As seen in The Maryland Coast Dispatch
The modern workplace relies heavily on the use of technology and a stable IT environment is the backbone of how you do business. So, when a problem emerges, the time spent waiting around for your IT provider can really add up. Sam Card discusses why some IT providers have slow response times, and what you can do about it.
Q: My technology partner promises immediate service, but sometimes I am waiting days to get things addressed. Why is this happening?
Sam Card: Some IT providers make a lot of promises in regard to meeting your company’s needs, yet many don’t have the systems in place to deliver service when you need it most. There are a few reasons for this. First, if organizational roles are not clearly defined, then there is no set process for how to move through issues quickly. For example, a provider might not have a designated person on hand to answer the phone, or online requests are treated differently than phone calls. There’s also the risk of different people scheduling overlapping appointments, resulting in double booking.
Not having a proven process to distinguish calls is another reason you might be waiting long for a response. Quick calls should be handled differently than diagnostic visits. Also, there should be a service manager in the office specifically assigned to service issues. If there is no accountability system in place to work through more complicated issues quickly, that could lead to a delayed response.
Q: The IT provider I work with usually comes out the same day, but only if I am in touch before 9:00 a.m. Is this standard procedure?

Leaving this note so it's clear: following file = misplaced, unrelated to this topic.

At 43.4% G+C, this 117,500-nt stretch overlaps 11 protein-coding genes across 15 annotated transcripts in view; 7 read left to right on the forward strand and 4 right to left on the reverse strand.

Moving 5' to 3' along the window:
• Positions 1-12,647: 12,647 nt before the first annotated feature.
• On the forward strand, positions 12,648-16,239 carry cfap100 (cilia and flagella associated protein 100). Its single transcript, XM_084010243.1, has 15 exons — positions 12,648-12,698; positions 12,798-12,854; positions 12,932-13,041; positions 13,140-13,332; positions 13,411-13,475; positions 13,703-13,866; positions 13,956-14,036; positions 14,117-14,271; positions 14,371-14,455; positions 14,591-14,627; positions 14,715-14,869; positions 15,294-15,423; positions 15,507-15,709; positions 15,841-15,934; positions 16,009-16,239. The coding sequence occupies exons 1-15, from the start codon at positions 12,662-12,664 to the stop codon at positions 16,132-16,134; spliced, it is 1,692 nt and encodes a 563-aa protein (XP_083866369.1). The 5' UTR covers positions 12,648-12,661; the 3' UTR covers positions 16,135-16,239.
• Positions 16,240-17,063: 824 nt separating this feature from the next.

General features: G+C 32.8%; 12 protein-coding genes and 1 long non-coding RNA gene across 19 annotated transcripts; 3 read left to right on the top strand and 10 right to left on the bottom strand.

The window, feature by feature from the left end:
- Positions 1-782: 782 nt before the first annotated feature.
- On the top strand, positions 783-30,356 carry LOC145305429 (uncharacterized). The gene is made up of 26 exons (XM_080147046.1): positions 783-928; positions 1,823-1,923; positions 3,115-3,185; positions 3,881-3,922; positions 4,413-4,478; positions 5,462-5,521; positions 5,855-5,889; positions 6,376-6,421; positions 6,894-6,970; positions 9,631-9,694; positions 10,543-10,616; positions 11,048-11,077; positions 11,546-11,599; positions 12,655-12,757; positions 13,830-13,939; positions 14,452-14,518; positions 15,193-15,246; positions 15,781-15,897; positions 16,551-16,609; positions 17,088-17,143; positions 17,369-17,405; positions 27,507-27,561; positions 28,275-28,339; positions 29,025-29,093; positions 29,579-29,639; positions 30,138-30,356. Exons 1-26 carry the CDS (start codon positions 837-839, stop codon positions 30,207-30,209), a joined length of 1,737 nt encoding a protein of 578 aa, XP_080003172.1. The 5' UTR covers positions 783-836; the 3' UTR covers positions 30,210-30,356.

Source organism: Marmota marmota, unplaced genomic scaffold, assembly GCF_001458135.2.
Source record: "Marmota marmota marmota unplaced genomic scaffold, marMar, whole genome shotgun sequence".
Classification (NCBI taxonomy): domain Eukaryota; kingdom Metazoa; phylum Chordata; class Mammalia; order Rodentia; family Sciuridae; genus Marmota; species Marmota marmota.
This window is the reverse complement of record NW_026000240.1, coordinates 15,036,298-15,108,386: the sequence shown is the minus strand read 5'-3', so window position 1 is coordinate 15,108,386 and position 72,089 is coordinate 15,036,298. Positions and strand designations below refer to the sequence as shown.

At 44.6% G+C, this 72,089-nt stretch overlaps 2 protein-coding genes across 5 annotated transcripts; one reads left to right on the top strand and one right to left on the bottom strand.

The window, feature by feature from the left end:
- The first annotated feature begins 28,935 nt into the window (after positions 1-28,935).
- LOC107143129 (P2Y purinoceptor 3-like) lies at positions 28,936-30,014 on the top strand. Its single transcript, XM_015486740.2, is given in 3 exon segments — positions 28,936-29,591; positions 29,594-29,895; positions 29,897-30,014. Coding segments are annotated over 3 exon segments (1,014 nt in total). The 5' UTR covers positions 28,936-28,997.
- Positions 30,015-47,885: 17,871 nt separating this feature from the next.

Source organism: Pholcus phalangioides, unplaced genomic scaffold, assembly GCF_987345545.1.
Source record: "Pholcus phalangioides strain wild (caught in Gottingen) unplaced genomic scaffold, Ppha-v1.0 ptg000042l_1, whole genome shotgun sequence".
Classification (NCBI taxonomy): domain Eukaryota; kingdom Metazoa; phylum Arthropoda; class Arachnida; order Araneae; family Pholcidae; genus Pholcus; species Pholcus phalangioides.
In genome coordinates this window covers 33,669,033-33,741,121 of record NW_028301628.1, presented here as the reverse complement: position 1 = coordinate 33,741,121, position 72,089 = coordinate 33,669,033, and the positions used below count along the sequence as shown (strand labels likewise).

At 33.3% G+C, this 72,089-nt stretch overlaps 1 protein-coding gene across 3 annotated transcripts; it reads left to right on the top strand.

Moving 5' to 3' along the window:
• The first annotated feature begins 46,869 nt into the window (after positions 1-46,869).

SC: Unfortunately, you can’t always predict when an issue will arise. And it usually happens once employees have arrived and the day has started. Instead of sticking to rules and timelines, a better way to address tickets is to base them on priority and age. Calculations can be used to figure out where in the pipeline an issue belongs and then work on an appropriate solution. That way, you don’t have to contend with antsy employees, lost revenue and frustrated clients.
Q: So, what should I ask or look for to ensure I don’t experience more downtime than necessary?
SC: Ask about team structure first. You want to make sure your provider has a dedicated service dispatcher that operates as the communication “hub” between the clients and the company. Second, look for a company with a multi-tiered help desk. Smaller, quick turnaround requests should be immediately assigned to T1 technicians, while more complicated issues can be sent to the more seasoned and knowledgeable T2 technicians. This system provides quicker resolution times with the appropriate level of skill.